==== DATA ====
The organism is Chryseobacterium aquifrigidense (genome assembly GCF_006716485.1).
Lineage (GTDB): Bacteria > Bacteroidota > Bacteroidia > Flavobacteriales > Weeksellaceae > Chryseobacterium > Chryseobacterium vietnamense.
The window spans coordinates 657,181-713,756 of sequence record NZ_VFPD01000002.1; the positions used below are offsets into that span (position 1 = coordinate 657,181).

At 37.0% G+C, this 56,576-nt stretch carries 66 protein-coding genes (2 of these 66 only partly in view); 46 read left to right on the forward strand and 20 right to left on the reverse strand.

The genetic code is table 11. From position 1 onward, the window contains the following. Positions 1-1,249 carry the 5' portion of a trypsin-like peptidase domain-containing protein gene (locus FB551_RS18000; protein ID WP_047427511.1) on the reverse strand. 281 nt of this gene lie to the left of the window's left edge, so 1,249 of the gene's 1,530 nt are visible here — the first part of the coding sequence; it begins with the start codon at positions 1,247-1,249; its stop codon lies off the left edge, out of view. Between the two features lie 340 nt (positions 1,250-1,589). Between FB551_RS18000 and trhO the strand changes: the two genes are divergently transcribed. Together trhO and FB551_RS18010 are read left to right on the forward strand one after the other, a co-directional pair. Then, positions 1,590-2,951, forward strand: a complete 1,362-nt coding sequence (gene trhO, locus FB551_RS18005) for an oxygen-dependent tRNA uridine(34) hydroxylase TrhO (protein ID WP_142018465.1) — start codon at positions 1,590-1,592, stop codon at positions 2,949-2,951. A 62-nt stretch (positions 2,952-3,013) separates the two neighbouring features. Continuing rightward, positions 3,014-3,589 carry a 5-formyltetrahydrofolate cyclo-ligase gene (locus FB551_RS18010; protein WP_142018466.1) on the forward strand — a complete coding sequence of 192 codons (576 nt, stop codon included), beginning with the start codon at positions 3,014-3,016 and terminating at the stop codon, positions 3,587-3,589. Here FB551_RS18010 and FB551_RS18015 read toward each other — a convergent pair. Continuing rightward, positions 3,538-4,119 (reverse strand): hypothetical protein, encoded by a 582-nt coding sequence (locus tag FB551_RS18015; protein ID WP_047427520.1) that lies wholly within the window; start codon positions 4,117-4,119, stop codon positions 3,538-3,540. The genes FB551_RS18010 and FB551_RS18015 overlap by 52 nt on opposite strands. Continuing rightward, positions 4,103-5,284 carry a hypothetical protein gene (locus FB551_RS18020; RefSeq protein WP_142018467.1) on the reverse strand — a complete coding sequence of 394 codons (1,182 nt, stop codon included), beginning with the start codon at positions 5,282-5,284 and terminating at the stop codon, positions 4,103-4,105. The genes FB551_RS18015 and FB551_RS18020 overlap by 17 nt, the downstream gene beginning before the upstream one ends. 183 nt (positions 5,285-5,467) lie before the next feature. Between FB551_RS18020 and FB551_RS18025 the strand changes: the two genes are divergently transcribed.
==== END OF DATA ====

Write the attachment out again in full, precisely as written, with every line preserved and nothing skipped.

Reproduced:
The organism is Chryseobacterium aquifrigidense (genome assembly GCF_006716485.1).
Lineage (GTDB): Bacteria > Bacteroidota > Bacteroidia > Flavobacteriales > Weeksellaceae > Chryseobacterium > Chryseobacterium vietnamense.
The window spans coordinates 657,181-713,756 of sequence record NZ_VFPD01000002.1; the positions used below are offsets into that span (position 1 = coordinate 657,181).

At 37.0% G+C, this 56,576-nt stretch carries 66 protein-coding genes (2 of these 66 only partly in view); 46 read left to right on the forward strand and 20 right to left on the reverse strand.

The genetic code is table 11. From position 1 onward, the window contains the following. Positions 1-1,249 carry the 5' portion of a trypsin-like peptidase domain-containing protein gene (locus FB551_RS18000; protein ID WP_047427511.1) on the reverse strand. 281 nt of this gene lie to the left of the window's left edge, so 1,249 of the gene's 1,530 nt are visible here — the first part of the coding sequence; it begins with the start codon at positions 1,247-1,249; its stop codon lies off the left edge, out of view. Between the two features lie 340 nt (positions 1,250-1,589). Between FB551_RS18000 and trhO the strand changes: the two genes are divergently transcribed. Together trhO and FB551_RS18010 are read left to right on the forward strand one after the other, a co-directional pair. Then, positions 1,590-2,951, forward strand: a complete 1,362-nt coding sequence (gene trhO, locus FB551_RS18005) for an oxygen-dependent tRNA uridine(34) hydroxylase TrhO (protein ID WP_142018465.1) — start codon at positions 1,590-1,592, stop codon at positions 2,949-2,951. A 62-nt stretch (positions 2,952-3,013) separates the two neighbouring features. Continuing rightward, positions 3,014-3,589 carry a 5-formyltetrahydrofolate cyclo-ligase gene (locus FB551_RS18010; protein WP_142018466.1) on the forward strand — a complete coding sequence of 192 codons (576 nt, stop codon included), beginning with the start codon at positions 3,014-3,016 and terminating at the stop codon, positions 3,587-3,589. Here FB551_RS18010 and FB551_RS18015 read toward each other — a convergent pair. Continuing rightward, positions 3,538-4,119 (reverse strand): hypothetical protein, encoded by a 582-nt coding sequence (locus tag FB551_RS18015; protein ID WP_047427520.1) that lies wholly within the window; start codon positions 4,117-4,119, stop codon positions 3,538-3,540. The genes FB551_RS18010 and FB551_RS18015 overlap by 52 nt on opposite strands. Continuing rightward, positions 4,103-5,284 carry a hypothetical protein gene (locus FB551_RS18020; RefSeq protein WP_142018467.1) on the reverse strand — a complete coding sequence of 394 codons (1,182 nt, stop codon included), beginning with the start codon at positions 5,282-5,284 and terminating at the stop codon, positions 4,103-4,105. The genes FB551_RS18015 and FB551_RS18020 overlap by 17 nt, the downstream gene beginning before the upstream one ends. 183 nt (positions 5,285-5,467) lie before the next feature. Between FB551_RS18020 and FB551_RS18025 the strand changes: the two genes are divergently transcribed.